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Your views: on water trading, a Crows' park lands HQ, council DV leave, land tax and North Tce trees

Reader contributions

Today, readers question the water trading industry, the right of businesses to set up on public park lands, domestic violence leave, land tax and the rationale for axing city trees.

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Commenting on the story: SA investment firm denies “water hoarding” during record drought

I am an irrigator with permanent water license that normally would get us through a season.

However, knowing there would be restrictions we entered the leasing of water market in May, paying a forward contract of $610 mg.

At the moment in hindsight, that was a good deal.

It is my opinion the Federal Government made a catastrophic decision to separate water licenses from farming properties, allowing cashed-up investors with no interest in farming or the consequences of free open water trading to purchase huge amounts of water licenses that they then play the market with, as a commodity trader.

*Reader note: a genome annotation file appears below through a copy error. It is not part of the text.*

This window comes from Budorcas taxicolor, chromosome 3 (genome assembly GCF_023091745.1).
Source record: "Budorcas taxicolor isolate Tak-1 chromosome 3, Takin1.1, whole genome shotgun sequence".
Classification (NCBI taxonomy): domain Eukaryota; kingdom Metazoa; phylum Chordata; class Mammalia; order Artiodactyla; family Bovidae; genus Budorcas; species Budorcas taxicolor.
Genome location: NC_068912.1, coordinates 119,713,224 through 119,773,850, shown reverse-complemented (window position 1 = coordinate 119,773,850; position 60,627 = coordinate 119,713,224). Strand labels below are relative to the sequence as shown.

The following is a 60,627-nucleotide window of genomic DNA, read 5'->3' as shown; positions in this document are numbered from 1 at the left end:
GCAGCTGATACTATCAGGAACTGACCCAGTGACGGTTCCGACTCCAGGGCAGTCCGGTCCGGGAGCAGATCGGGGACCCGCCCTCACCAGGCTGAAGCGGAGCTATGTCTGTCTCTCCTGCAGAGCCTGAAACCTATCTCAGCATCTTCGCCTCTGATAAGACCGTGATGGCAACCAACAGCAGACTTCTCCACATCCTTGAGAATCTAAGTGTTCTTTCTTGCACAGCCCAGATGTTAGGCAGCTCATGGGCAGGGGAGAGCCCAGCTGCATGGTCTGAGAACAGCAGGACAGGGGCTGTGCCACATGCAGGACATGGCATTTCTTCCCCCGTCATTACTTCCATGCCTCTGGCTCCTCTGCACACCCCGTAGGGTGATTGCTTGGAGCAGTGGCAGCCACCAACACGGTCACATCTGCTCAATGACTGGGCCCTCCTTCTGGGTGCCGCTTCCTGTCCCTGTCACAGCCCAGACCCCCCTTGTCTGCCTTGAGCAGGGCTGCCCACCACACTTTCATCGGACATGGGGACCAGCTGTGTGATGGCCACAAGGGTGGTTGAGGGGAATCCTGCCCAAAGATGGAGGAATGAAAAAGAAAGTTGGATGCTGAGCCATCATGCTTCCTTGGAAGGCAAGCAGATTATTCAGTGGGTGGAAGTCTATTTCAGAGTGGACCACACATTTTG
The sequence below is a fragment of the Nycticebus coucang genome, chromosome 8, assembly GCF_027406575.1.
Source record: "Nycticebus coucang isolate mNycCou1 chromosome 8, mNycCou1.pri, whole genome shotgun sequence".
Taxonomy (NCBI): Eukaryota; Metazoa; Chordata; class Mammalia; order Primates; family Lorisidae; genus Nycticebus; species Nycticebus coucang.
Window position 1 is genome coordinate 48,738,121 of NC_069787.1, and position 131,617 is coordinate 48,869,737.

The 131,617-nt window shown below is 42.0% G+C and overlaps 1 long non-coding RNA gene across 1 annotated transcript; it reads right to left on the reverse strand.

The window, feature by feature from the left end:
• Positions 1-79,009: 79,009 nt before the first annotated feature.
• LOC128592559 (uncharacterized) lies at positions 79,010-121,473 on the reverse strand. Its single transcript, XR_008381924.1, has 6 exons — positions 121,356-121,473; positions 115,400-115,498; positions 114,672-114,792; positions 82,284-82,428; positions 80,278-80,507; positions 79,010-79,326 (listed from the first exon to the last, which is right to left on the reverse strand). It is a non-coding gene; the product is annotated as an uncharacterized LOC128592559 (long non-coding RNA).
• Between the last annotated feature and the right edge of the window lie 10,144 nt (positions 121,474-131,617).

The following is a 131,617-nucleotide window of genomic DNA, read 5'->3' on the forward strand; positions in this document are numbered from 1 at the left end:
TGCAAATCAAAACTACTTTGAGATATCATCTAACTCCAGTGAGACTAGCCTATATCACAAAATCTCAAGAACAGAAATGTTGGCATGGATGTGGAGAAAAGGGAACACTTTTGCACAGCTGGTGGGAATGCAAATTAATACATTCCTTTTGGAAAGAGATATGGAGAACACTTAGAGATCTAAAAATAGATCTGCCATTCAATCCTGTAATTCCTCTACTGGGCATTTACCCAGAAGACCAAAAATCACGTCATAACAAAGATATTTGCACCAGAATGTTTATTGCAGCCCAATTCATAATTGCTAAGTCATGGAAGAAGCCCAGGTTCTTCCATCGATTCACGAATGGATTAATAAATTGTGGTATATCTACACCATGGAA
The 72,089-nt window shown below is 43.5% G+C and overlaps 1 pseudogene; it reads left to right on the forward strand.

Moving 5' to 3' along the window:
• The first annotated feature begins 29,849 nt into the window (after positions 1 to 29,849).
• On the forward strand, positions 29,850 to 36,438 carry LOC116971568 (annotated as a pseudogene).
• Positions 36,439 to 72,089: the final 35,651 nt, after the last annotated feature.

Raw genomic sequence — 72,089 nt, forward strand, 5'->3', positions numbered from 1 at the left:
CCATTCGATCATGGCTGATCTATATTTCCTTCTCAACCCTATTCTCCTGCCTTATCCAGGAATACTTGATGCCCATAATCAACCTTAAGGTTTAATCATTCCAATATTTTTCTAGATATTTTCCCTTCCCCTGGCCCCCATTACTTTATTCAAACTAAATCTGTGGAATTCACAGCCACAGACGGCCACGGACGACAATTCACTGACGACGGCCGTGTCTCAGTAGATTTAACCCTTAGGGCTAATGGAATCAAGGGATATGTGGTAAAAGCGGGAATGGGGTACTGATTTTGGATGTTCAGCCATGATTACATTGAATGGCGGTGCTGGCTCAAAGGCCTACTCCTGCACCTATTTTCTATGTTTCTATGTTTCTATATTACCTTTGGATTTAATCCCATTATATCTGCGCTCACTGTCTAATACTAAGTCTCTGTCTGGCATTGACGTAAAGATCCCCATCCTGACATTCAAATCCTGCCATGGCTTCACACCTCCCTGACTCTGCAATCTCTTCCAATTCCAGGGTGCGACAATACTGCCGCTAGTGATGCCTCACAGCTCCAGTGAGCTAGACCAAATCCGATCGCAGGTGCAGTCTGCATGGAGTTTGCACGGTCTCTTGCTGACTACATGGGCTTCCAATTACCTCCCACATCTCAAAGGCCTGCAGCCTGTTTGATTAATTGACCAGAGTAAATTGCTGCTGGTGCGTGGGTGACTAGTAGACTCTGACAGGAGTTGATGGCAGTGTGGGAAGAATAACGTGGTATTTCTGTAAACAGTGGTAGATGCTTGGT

As a consequence, farmers normally supplying Australia with food and earning huge export dollars for the economy can no longer afford the water and therefore cannot provide vital produce for consumers.

They will be replaced by imports.

Water in this country is a total mess. – Craig Willson

The very idea that we as a community have permitted this to happen, that we can talk about water as investment, as a ‘portfolio’.

It is unconscionable. It has to be changed. – Cathy Chua

Commenting on the story: Ex-MP warns city council against Crows’ park lands HQ

Even as a Crows supporter I cannot countenance the prospect of their business – and we are continually being reminded that the AFL is a business – having any footprint in the park lands.

It would set a precedent that others would push to the limit as soon as they got a chance.

Adelaide is not only synonymous with Colonel Light’s plan, but it is his plan.  

The park lands belong to the people, and that is that. – Craig Delaney

The park lands belong to the people of Adelaide.